Can you hear me now? – 8 Ways social media has transformed customer service

Marketing Research Roundup

Social media has provided consumers with new options and platforms for expressing themselves, sharing their opinions, and amplifying their voices.  When companies don’t perform up to customers’ expectations, they use these social media channels to express their dissatisfaction often bypassing corporate communications. Among the most notable cases are Dell Hell, A Comcast Technician Sleeping on my Couch and United Breaks Guitars.

For companies that aren’t listening, these posts can gain significant reach quickly outweighing your own marketing message.

Good customer service translates to increased business. Results from recent research by American Express: consumers spend 9% more when they receive excellent service and about 4 out of 5 customers buy again from a company providing good service. As a result, customer service, traditionally viewed as a cost center to be optimized, has broadened its mission to become a critical center for managing communications and interactions with consumers.

8 Ways social media has transformed customer service

Here are eight ways that social media has the potential to transform customer service:

  1. Provides more options for contacting companies, often with faster response since these newer conduits tend to be less utilized. Among the options are Twitter, Facebook and other niche social media sites. ComcastCares, the Twitter handle for Frank Eliason, the Senior Director, Comcast National Customer Service, is the poster child for providing customer service via social media since it’s contributed to a more positive view of Comcast.
  2. Gives customer service agents a human face and voice. This has a profound impact on customers. They are no longer talking to a big corporation but rather to real people. This provides more personalized feel than that automatically triggered corporate-speak communications. Zappos gained credibility through CEO Tony Hsieh’s active participation in and responsiveness on Twitter.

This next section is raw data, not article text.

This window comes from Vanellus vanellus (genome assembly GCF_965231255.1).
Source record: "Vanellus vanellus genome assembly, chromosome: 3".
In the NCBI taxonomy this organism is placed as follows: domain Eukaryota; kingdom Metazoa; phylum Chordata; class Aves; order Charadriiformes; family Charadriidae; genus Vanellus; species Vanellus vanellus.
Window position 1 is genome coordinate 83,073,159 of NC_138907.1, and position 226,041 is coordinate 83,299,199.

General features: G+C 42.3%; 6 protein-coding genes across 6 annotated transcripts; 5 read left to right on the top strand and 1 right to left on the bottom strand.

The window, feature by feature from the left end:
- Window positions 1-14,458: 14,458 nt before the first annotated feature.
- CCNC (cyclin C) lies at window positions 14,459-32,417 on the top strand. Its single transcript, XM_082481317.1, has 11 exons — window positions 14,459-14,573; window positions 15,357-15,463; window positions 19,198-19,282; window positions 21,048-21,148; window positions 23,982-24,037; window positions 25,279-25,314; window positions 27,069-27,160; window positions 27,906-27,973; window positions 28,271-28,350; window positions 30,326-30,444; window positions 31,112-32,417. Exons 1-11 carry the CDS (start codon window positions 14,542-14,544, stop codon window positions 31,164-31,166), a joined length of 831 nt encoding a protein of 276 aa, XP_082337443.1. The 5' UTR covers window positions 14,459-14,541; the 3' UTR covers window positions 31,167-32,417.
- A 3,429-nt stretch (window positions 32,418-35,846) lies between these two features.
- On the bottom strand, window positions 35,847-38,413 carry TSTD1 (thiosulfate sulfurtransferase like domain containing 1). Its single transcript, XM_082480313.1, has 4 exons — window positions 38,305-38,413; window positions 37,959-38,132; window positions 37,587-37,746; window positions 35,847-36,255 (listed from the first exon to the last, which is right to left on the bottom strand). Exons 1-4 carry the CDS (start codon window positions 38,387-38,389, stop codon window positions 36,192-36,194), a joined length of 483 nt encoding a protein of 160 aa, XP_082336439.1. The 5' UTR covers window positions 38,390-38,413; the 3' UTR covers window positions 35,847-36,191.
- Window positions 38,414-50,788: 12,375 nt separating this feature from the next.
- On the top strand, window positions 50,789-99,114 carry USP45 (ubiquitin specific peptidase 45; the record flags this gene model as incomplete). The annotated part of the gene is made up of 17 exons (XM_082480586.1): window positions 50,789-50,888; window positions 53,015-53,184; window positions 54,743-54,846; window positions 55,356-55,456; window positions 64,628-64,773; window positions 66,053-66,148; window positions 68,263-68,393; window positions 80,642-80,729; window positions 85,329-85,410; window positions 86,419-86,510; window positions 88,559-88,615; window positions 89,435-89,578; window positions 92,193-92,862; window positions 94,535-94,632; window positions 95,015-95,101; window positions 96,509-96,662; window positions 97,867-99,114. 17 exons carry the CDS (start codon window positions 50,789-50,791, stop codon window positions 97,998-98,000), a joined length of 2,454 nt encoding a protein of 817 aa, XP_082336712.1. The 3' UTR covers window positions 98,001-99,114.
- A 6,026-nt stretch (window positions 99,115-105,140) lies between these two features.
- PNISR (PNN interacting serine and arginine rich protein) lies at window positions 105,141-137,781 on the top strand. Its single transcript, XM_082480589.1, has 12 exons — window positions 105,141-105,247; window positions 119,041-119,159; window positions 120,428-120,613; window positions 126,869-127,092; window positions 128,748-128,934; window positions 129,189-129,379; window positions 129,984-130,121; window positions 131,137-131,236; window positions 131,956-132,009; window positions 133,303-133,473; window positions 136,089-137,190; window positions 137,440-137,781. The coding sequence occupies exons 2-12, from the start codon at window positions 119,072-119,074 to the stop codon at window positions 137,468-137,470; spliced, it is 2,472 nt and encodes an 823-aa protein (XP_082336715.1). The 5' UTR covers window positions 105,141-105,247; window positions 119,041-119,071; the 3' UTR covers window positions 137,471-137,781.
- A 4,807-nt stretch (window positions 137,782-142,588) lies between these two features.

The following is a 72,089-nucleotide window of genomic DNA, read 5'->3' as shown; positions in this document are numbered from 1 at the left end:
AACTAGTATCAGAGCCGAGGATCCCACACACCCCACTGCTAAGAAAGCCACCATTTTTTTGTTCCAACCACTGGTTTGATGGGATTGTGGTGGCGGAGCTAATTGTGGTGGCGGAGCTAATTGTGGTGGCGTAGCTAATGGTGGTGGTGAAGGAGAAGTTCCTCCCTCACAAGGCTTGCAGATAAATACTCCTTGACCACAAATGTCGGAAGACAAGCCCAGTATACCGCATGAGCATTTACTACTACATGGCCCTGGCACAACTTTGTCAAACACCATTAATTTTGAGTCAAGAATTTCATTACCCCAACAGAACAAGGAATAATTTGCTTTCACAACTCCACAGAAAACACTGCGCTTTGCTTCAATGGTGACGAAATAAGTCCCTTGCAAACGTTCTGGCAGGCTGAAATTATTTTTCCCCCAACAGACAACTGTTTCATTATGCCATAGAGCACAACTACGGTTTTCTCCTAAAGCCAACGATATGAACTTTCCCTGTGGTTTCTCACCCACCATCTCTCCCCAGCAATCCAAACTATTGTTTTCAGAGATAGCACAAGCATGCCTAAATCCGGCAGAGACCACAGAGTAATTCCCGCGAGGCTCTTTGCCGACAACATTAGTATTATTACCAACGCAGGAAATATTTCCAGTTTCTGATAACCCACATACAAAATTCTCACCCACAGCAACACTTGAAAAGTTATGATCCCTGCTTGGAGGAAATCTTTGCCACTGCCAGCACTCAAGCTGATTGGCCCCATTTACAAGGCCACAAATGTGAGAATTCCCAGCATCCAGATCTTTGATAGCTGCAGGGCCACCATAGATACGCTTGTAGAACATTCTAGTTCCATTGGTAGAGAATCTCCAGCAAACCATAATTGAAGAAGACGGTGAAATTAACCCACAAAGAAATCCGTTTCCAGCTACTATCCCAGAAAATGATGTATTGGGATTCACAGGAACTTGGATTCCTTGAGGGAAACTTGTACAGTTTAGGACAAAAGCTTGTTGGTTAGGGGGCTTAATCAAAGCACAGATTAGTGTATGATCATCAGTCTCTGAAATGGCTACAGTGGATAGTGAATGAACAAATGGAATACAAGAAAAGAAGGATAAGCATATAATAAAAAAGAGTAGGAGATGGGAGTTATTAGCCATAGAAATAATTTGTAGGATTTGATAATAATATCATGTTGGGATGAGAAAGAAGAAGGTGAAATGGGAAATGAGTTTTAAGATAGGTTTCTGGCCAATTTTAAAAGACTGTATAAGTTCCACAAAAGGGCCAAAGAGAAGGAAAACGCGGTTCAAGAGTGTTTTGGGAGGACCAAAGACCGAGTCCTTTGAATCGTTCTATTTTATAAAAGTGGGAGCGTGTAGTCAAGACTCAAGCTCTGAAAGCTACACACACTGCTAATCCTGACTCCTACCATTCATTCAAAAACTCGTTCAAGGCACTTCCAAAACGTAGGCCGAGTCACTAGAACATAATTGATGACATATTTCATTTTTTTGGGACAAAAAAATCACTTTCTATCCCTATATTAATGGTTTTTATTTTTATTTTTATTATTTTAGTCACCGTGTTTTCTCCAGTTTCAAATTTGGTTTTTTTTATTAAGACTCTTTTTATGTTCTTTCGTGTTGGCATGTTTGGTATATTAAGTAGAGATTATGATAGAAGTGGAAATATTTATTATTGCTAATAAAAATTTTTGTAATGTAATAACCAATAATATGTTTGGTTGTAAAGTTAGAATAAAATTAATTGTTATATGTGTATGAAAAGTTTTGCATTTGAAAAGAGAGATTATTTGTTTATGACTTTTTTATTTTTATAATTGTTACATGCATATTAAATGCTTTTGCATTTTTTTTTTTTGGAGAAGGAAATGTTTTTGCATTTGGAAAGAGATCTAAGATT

3. Enables other consumers to answer customer questions and provide support, both before and after purchase. This non-corporate input can be quicker and more targeted from others who understand specific issues from a customer’s perspective. While still requiring monitoring, this support is cost effective since it reduces the burden on customer service agents.
  4. Provides helpful product information, often visual, through the use of blogs, photographs, videos and forums. These online forums, which can be hosted on your website or on a third party site like YouTube, can cost effectively support sales.
  5. Gives consumers other forums where they can express and share their opinions with their friends and strangers. These can be third party sites like Epinions and TripAdvisor or ratings and reviews on your own site or a competitor’s site. Since consumers tend to trust other consumers, this may outweigh your marketing message.
  6. Expands customer service’s ability to generate revenues by using these consumer-initiated interactions to close sales as well up-sell and cross-sell other products that a prospect might not have considered.
  7. Permits customer service to proactively interact with prospects, customers and fans. This includes proactively supplying useful information such as airline tweets about service delays and changes as well as participation on third party sites. One great example of this is FlyerTalk, an online forum targeted at business travelers, where the Starwoods Stalker has earned a reputation as a straight shooter.